Sen. Cruz Introduces Legislation Prohibiting Unilateral Fed Control of a U.S. Digital Currency
WASHINGTON, D.C. – U.S. Sen. Ted Cruz (R-Texas), member of the Senate Commerce Committee, today introduced legislation to prohibit the Federal Reserve from issuing a central bank digital currency (CBDC) directly to individuals. Sen. Cruz’s bill was cosponsored by Sens. Braun (R-IN) and Grassley (R-IA).
Specifically, the legislation prohibits the Federal Reserve from developing a direct-to-consumer CBDC which could be used as a financial surveillance tool by the federal government, similar to what is currently happening in China. The bill aims to maintain the dollar’s dominance without competing with the private sector.
As other countries, like China, develop CBDCs that omit the benefits and protections of cash, it is more important than ever to ensure the United States’ digital currency policy protects financial privacy, maintains the dollar’s dominance, and cultivates innovation. CBDCs that fail to adhere to these three basic principles could enable an entity like the Federal Reserve to mobilize itself into a retail bank, collect personally identifiable information on users, and track their transactions indefinitely. It is important to note that the Fed does not, and should not, have the authority to offer retail bank accounts.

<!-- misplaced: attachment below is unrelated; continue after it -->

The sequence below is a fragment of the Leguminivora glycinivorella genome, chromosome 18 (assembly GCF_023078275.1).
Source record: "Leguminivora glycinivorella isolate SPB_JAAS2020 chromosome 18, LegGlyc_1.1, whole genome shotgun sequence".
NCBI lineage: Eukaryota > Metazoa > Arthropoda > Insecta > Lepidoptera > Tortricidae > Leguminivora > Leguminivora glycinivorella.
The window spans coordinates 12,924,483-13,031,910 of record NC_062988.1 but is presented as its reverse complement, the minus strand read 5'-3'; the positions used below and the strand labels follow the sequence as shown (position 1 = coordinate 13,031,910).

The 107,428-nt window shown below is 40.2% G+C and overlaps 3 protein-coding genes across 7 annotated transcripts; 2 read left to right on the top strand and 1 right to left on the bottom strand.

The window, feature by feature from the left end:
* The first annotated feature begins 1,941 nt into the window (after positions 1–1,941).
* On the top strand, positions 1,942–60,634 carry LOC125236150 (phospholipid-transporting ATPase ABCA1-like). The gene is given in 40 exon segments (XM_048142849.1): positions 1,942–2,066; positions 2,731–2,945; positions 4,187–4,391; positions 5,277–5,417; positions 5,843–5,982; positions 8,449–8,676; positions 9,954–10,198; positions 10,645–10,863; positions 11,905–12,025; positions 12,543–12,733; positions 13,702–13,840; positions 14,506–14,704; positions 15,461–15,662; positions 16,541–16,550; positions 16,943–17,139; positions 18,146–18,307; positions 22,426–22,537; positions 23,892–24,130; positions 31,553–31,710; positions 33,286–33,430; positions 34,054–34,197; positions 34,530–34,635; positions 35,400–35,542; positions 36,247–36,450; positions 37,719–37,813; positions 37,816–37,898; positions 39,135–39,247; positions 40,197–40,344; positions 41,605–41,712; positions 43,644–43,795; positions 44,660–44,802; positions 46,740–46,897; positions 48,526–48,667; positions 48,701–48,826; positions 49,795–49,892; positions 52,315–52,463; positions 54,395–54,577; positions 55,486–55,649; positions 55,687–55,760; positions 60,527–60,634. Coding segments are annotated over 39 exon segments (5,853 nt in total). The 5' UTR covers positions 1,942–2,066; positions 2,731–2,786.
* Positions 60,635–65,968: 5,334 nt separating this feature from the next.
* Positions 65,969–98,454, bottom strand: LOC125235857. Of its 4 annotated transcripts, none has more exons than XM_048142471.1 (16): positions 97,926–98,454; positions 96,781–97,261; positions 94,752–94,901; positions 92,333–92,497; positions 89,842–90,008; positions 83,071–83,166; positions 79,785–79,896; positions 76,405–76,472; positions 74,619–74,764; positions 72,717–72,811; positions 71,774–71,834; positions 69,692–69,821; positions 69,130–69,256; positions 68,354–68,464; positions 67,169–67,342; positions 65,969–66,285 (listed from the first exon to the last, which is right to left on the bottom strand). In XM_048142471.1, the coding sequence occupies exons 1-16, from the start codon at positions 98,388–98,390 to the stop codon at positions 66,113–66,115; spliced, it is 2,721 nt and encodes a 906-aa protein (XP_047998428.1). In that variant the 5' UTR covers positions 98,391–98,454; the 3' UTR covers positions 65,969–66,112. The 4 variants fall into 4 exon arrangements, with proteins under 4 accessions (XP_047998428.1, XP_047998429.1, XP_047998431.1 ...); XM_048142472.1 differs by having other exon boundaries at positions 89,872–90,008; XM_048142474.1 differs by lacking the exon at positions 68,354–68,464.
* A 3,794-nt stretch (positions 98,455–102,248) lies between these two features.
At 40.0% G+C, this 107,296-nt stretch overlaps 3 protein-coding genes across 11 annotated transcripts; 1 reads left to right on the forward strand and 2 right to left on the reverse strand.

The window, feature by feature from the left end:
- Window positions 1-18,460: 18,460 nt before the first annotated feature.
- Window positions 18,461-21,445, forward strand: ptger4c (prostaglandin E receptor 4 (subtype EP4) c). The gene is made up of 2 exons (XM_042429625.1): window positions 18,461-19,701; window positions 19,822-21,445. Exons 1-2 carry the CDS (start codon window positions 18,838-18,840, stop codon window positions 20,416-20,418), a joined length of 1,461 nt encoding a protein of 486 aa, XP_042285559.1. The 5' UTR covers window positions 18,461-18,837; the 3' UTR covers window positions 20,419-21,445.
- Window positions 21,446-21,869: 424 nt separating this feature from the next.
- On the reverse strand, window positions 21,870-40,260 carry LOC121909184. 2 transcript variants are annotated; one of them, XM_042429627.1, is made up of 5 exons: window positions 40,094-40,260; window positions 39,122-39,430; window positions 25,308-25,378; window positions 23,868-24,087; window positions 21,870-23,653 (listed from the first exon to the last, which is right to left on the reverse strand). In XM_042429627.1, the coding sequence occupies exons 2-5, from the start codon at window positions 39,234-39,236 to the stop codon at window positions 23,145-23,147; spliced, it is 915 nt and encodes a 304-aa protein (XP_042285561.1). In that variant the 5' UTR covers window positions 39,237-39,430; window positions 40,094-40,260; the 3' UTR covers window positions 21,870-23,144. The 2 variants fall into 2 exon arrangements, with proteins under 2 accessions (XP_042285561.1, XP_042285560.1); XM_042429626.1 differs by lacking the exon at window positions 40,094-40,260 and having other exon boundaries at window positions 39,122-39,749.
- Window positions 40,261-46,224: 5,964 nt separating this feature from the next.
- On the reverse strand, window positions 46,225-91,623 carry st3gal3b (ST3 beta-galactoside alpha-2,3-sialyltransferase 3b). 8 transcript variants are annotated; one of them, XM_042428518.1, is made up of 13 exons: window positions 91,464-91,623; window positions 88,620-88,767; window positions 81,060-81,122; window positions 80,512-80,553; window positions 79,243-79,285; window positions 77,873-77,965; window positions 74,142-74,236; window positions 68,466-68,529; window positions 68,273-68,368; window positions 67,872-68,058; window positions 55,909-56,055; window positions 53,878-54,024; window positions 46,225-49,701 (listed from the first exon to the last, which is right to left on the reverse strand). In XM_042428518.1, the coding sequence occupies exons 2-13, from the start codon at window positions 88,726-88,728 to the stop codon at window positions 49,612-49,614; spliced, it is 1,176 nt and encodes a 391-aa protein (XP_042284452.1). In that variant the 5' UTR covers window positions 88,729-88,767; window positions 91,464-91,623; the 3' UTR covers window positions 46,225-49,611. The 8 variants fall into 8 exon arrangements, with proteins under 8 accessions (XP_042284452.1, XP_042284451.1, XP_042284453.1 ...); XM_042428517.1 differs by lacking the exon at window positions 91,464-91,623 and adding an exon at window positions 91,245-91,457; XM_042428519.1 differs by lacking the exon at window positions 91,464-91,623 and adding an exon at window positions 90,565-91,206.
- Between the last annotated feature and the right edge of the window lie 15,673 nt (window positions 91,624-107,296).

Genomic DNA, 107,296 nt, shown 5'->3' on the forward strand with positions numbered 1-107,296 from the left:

Unlike decentralized digital currencies like Bitcoin, CBDCs are issued and backed by a government entity and transact on a centralized, permissioned blockchain. Not only would this CBDC model centralize Americans’ financial information, leaving it vulnerable to attack, it could be used a direct surveillance tool into the private transactions of Americans.
Upon introducing the legislation, Sen. Cruz said:
“The federal government has the ability to encourage and nurture innovation in the cryptocurrency space, or to completely devastate it. This bill goes a long way in making sure big government doesn’t attempt to centralize and control cryptocurrency so that it can continue to thrive and prosper in the United States. We should be empowering entrepreneurs, enabling innovation, and increasing individual freedom—not stifling it.”